Difference between revisions of "Extended Nervous System"

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===Definition===
 
===Definition===
The extension of perception and sensory feedback outside the physical body.  
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The extended nervous system is a term used to describe the extension of perception and sensory feedback outside the physical body. For instance, one's perception changes when entering a vehicle by extending from the edges of the self to the edges of the vehicle. "The car [is thus an] extension of the foot instead of the car as a satellite part of the home: or the tendency for appliances to impose their presence as against the psychological need for 'cosy' or 'friendly' objects".<ref>Paul Elek, Paul. Comments and Excerpts from Urban Structure. John Wiley & Sons, Inc., New York. 1968. Pg. 127.</ref>
  
====Physical Extensions====
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The extended nervous system does not just relate to the extension of the physical self, but the extension of the mental self as well. One's nervous system extends to the characters in a well-written book. In a very well-written book, the reader can feel the triumphs and battles of the characters as if they were their own. This mental and physical engagement extends to those who engage in technological interaction as well. One who runs a server and hosts websites has a nervous system that extends to those sites. When the site goes down, there may be a physiological affect.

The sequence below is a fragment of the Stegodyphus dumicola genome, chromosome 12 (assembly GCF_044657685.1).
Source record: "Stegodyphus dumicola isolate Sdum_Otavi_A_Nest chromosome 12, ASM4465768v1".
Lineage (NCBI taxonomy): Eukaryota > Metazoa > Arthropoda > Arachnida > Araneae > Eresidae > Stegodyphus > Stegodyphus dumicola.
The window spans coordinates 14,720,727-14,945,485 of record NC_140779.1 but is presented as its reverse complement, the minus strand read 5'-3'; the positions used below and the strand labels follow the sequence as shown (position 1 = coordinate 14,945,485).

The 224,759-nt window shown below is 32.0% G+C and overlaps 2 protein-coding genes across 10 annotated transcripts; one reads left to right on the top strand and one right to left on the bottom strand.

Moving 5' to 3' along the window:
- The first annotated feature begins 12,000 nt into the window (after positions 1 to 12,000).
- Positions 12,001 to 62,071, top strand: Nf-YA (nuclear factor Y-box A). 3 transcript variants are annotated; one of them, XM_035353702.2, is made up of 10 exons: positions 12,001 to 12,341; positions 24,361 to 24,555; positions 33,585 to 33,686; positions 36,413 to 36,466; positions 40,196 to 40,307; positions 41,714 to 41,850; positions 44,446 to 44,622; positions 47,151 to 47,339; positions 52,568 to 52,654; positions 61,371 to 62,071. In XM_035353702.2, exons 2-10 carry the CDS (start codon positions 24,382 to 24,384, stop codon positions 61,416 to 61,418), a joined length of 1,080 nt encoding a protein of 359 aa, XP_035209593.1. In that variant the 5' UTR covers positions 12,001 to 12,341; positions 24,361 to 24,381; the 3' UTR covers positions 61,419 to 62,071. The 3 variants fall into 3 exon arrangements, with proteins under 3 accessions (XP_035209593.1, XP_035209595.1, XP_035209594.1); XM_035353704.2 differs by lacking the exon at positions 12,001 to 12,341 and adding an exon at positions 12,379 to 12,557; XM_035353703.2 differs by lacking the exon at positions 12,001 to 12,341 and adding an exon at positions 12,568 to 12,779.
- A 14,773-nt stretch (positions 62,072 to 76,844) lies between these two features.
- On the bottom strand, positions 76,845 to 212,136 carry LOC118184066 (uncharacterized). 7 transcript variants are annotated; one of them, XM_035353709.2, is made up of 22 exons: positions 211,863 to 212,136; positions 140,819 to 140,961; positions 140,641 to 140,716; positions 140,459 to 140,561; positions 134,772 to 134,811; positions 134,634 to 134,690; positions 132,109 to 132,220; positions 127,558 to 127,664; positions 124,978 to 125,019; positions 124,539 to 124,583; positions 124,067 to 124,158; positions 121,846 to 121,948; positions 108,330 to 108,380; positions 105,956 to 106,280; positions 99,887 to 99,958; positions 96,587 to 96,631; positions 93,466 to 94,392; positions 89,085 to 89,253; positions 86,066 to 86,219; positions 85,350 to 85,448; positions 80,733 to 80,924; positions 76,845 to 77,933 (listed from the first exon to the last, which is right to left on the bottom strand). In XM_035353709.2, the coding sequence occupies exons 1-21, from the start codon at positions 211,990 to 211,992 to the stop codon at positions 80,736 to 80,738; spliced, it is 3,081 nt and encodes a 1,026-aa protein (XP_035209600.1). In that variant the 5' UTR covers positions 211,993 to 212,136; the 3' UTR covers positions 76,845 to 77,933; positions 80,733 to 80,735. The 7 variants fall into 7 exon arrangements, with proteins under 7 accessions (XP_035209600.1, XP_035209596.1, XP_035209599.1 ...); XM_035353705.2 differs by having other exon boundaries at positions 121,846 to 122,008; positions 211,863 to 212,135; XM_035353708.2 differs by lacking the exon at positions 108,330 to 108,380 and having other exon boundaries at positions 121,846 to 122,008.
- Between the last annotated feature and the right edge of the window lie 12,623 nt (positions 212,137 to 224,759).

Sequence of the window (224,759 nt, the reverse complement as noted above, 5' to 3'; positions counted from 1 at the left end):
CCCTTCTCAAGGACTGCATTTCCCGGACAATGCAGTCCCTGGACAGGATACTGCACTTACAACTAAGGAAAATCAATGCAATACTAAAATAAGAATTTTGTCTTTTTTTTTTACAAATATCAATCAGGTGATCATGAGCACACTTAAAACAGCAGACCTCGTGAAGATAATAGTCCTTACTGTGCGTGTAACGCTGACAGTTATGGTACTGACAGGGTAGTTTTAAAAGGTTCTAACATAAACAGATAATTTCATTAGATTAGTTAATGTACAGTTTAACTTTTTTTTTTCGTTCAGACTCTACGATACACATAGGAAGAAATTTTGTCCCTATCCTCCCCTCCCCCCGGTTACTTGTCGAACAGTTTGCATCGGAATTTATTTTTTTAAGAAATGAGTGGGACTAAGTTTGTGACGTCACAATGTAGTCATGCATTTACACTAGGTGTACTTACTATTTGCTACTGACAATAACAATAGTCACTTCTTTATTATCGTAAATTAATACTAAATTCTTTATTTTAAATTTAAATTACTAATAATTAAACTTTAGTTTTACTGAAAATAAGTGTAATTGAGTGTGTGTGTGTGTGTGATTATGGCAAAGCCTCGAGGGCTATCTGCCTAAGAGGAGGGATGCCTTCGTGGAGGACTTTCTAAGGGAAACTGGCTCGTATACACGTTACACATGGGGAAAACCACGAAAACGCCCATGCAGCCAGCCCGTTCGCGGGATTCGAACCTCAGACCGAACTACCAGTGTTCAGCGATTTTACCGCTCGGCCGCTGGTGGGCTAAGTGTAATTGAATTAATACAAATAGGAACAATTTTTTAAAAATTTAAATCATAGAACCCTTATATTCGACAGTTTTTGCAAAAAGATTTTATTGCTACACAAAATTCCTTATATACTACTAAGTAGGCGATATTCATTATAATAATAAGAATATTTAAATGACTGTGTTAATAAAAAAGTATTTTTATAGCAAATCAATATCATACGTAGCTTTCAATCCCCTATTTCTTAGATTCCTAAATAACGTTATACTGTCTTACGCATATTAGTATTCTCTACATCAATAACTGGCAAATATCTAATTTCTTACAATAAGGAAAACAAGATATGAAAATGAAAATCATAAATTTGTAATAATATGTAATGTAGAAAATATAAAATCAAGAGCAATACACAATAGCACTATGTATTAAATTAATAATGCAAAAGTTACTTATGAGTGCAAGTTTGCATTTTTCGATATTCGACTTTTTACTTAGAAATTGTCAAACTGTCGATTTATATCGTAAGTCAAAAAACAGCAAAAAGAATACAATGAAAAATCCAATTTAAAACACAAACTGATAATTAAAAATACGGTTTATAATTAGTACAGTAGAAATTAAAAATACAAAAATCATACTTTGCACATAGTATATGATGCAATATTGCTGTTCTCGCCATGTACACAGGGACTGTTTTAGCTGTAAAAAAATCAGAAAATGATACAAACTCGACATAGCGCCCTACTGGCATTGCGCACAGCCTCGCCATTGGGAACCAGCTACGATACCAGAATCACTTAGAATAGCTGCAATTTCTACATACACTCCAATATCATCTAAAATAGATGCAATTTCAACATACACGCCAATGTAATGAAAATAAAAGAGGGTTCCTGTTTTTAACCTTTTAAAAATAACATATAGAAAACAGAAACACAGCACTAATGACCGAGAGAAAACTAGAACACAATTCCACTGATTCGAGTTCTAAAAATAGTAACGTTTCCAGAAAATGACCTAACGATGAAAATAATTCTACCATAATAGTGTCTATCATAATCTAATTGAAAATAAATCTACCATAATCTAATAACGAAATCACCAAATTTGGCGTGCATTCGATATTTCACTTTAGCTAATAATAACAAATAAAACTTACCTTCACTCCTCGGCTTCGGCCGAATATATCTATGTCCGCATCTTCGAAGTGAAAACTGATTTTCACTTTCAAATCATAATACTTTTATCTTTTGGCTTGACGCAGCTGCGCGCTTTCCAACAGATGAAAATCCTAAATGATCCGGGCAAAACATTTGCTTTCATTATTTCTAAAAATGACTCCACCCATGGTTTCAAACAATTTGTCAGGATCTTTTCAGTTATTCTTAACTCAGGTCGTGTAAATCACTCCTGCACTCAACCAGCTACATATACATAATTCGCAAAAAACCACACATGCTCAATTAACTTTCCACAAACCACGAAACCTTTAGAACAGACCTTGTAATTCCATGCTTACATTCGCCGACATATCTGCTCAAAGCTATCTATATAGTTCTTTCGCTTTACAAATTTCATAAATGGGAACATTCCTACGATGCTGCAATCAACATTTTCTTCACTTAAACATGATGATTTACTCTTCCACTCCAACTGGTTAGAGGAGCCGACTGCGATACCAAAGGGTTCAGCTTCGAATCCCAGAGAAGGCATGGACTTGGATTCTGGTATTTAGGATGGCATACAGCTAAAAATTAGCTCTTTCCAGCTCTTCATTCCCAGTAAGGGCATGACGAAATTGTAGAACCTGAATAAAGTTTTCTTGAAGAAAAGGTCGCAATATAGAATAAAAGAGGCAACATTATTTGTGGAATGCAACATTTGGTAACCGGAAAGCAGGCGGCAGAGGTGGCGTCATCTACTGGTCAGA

For instance, one's perception changes when entering a vehicle by extending from the edges of the self to the edges of the vehicle. "The car [is thus an] extension of the foot instead of the car as a satellite part of the home: or the tendency for appliances to impose their presence as against the psychological need for 'cosy' or 'friendly' objects".<ref>Paul Elek, Paul. Comments and Excerpts from Urban Structure. John Wiley & Sons, Inc., New York. 1968. Pg. 127.</ref>
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====Digital Extensions====
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Those who run servers do not run machines but a living organism of machine and person, stitched together by source code. Google Analytics is a sensing network that acts as an extended nervous system detecting clicks on the extension of one's identity or brand. Social networks are emotional circuits that humans use to extend their mental and physical selves over the restraints of geographical distance. The network allows one to map in-person interactions and their physiological effects onto a digital, tele-operative space. Social networks are a natural extension of the social and mental self. In a real world filled with geographic and social distances, it is natural that so many disconnected individuals would so quickly adopt a technology that allows them some semblance of former society, even though it is mediated by technology and a payment plan
One who runs a server and hosts websites has a nervous system that extends to those sites. When the site goes down, they may be physiologically affected. They are running an organism. Google Analytics is a sensing network that acts as an extended nervous system detecting clicks on the extension of one's identity. Emotional circuits give us pleasure. That we construct things in the world that help us do this, including social networks.